The plot is as always - if you compare it to Yuasa's older works - , straightforward, with a simple objective but with a monstruous combination of everything possible, creating an incredibly captivating mess. Makoto Ueda created a consistent combination of drama, comedy and romance - something that it's incredibly rare to happen these days. I haven't read the novel - wirtten by Tomohiko Morimi - , so I can't talk about it or make comparisons. I would like to talk about the characters here, but I think it would be more fitting to write it on the next section, since it's probably the most important part of the whole movie.
The characters are my favorite part about this movie. Every single one of them have an incredibly focused background, it feels like you're walking and living all this mess with the black-haired girl. They feel real, I could relate to every single character - even the most absurd ones like Jōgasaki.
Senpai's character is the most detailed one, filled with doubt, love and weird unnamed desires - his head is so tumultuous that if it had caught fire in the middle of the movie I wouldn't have been surprised. I would've loved to go into details with him but I don't want to spoil anything, so let's just jump to the second character I want to talk about that it's obviously kurokami no otome - also known as the black-haired girl. She's the complete opposite of him, and as the title suggests, she is always walking forward. Her optimistic way of thinking is contagious.
Even though my favorite character didn't appear, we have a substitute for him, Furuhonichi no kamisama - that would be something like God of the used books. He may not be as interesting and as deep as Ozu but he sure as hell feels like him enough to fill the gap.
I'm not going into detail about the other characters because that would make this review turn into a term paper. So let's just go to the next section.
Starting with the soundtrack, I have only watched it once, so I can't really point out exactly the good and bad points of it. It isn't huge, and the right songs plays at the right moments. There are some particular moment that has some events related to music and I hope that they release a soundtrack with these in it. The sounds overall are good, nothing unnecessary or unfitting. It flows well with the movie.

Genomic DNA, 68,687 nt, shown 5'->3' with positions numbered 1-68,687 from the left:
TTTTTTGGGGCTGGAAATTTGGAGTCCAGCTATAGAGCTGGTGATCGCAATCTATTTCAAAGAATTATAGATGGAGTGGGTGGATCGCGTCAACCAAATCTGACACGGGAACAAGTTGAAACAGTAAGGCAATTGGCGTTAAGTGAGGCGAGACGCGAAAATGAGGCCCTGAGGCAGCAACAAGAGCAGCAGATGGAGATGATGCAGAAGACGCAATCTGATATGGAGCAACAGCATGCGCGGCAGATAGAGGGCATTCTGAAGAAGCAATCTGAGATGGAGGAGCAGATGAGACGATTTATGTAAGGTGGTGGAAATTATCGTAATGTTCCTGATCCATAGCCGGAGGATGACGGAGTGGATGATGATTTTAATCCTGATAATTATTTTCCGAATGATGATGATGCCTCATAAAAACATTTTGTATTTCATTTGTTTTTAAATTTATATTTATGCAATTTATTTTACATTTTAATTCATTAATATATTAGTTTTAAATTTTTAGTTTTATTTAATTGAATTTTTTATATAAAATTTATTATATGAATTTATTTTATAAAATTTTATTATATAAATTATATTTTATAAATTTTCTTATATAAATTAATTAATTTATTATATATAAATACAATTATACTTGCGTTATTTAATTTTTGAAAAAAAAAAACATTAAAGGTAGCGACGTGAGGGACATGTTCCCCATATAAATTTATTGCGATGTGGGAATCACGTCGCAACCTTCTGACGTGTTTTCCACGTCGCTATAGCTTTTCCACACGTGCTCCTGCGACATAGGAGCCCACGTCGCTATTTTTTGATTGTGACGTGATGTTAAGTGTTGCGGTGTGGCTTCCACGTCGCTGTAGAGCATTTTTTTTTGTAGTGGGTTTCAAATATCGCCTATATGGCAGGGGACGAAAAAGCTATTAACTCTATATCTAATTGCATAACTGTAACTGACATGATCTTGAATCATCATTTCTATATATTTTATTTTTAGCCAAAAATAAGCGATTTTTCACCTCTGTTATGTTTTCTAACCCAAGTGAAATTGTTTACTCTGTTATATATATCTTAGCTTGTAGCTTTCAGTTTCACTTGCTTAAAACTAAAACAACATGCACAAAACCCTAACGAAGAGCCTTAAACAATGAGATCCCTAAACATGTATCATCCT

½. Full Square
Well, this is where I basically make a conclusion. This movie, in my opinion, feels like a 93 minutes dream. It's filled with familiar faces and they are true to what made them be who they were on Yojōhan Shinwa Taikei. The fast paced and always changing mood is also another already seen theme but it's presented in a different way, more open hearted and romantic. Another really important fact to notice is that the romance doesn't ruin the movie's pace, it's actually the base of the food chain, without it, the movie would crumble.
I've noticed some complaints about the way how this movie deals with certain events and I've got to disagree on them. I really don't want to go into details, but in my opinion, the movie would feel completely shallow without its charming "full character's background in three lines" moments and the really absurd way of telling the story. The chaos is what makes this movie what it is.
I wouldn't recommend this everyone, it follows the same style as Yojōhan Shinwa Taikei, and if you're familiar with Yuasa's works: Don't be in doubt, watch this as soon as you can. If you're curious about what it is about, feel free to watch it - And if you like it, spread the word to people you know that will like. I don't recommend it to people who doesn't like things with a """experimental""" vibe. The free-shaped characters animation, 50 lines in 10 seconds narrative and surrealism will make some people go flaccid in a matter of seconds. Either way, I hope you have as much fun as I had watching this and I'm pretty sure that this will become a 10/10 someday - it's just a matter of time. And rewatches (And if you have watched it, I hope you liked). I'll finish this review here, because the night is too short for you to waste your time reading this - That if, anyone reads this at all.